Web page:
My neighborhood book club read and discussed Leaving the Atocha Station by Ben Lerner. We’re an odd mix, and it is always interesting to see who “likes” and who doesn’t. Leaving the Atocha Station is about as high literary-meta as you can get: a bored precocious poet is writing, and the novel is about how he’s not writing, and how he’s not even sure what writing, and communicating in general, means, especially not in Spanish in Spain. It is very short, and not much happens. The narrator can be deliberately annoying. But everyone agreed it was an interesting deconstruction of the idea of writing. Everyone liked it!
I really enjoyed reading Earthsea by Ursula K. le Guin in French translation by Philippe Hupp. I had previously only read the first volume in English. Maybe reading in translation lends gravity to what might be, in native language, an ordinary young adult fantasy novel? I found the themes of the second two novels to be far more adult. This was an adventure into the mind, and discovering the country of who we are and what gives life meaning. The occasional action sequence is definitely secondary to long scenes of sitting. First, Ged and Tenar in the treasure caves, and second, Ged and Arren on the sailboat. Sometimes the sitting is accompanied by talking, but very often the sitting is a chance for characters to think. They think a lot, and their thinking changes over the course of the novels. Highly recommended!
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Very enjoyable, very readable, Katie Mack’s The End of Everything is good cosmology overview of where the field is at on the question of what happens when the universe winds down. Obviously the math is way beyond me, but Mack does a good job helping you think you understand a little bit more than you did before.
Finished Eifelheim by Michael Flynn… a bit exhausting, but the “everyone is going to die” reader anticipation of plague novels is pretty compelling nevertheless. The frame story doesn’t work very well, but the Krenken-Dietrich-Manfred main story is very moving. I’d read a good novella told from Manfred’s point of view.
I thought this short story, “Blushes,” by Graham Swift, in The New Yorker, January 18 2021, was tremendous as a statement of quiet competence in writing, on a well-trodden theme: towards the end of life, looking back and having a childhood memory stick. (Rosebud?) Every human, one imagines, over a certain age is familiar with this sentiment, and one can imagine more clearly, when confronted with writing like this, what it would mean to not have these kinds of memory flashes. The sense of continuity constructed by the brain: “that self was myself, even as it was a different self,” is arguably one of our most mysterious human traits. Some commentary over at Mookse.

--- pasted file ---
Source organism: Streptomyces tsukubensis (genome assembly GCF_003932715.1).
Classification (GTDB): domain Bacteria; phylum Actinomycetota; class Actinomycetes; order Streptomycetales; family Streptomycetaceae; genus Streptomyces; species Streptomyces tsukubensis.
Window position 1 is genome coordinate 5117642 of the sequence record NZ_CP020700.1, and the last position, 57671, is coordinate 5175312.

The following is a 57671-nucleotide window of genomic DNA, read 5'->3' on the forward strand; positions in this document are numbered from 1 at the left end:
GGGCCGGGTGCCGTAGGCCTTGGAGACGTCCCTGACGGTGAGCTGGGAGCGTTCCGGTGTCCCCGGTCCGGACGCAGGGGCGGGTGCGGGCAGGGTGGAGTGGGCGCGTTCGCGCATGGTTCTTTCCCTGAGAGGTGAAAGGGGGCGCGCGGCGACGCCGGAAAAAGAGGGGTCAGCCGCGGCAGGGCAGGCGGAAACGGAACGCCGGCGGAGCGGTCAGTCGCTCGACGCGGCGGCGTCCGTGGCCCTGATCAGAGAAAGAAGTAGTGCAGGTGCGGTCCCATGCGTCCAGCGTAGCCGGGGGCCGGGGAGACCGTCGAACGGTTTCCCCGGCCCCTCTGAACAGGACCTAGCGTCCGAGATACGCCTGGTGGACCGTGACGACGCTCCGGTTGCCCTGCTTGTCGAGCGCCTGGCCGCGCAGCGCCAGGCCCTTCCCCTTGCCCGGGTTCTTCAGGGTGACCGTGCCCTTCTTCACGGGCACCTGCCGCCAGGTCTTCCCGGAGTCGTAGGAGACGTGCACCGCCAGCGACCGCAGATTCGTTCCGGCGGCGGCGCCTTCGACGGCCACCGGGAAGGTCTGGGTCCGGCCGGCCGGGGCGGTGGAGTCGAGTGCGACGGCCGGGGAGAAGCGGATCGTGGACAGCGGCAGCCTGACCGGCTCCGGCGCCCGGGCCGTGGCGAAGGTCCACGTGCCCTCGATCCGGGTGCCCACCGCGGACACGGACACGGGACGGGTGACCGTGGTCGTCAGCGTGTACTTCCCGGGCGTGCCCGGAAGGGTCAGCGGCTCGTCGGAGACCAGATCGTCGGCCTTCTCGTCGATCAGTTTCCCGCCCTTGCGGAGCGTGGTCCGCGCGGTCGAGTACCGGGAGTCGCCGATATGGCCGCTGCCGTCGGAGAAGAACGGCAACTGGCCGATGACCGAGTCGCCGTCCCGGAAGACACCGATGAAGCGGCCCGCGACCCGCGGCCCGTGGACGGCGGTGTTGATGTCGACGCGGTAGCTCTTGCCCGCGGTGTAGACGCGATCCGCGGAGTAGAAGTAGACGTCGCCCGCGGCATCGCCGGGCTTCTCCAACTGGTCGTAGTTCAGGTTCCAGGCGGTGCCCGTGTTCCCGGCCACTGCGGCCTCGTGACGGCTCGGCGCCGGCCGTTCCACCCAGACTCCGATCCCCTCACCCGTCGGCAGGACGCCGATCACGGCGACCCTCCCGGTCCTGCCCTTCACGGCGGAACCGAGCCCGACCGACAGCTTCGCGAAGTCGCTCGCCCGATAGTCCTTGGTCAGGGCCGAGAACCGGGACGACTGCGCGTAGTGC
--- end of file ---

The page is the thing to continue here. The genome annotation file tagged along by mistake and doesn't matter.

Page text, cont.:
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The story “Good-Looking” by Souvankham Thammavongsa in the March 1, 2021 issue of The New Yorker. Quite enjoyable read, for the craft. About as concise as possible as a portrayal of how the child remembers something, knows a bit of the backstory, can fill in many gaps, and sits there 30 years later, as an adult, and wonders about the gap between “knowing” someone like your own father, and your father’s knowing of himself. I found it interesting that she chose to use “air bubbles” at the end…? Carbon dioxide is not usually thought of as air. Deliberate? Mistake? Everything else is so precise, why that? Anyway, one cannot really complain about two pages written so lucidly and insightfully.
Reading this sci-fi “empire” novel A Memory Called Empire by Arkady Martine (the new labeling for what used to be called space opera, I guess) was enjoyable. Very good characterization of the two central characters. A decent science-fi idea, though in the end perhaps underdeveloped. A good editor I think could have taken this one step further – there were numerous small grammar issues and repetitions (the main character was “on the verge of a hysterical laugh” enough times that I started noticing the construction). I will admit that I skimmed the last third: denouement is such a hard problem in novel writing. I’m becoming more of a fan of “circular” writing where the ending turns around to go right back to the beginning (influence of reading Pnin, I suppose).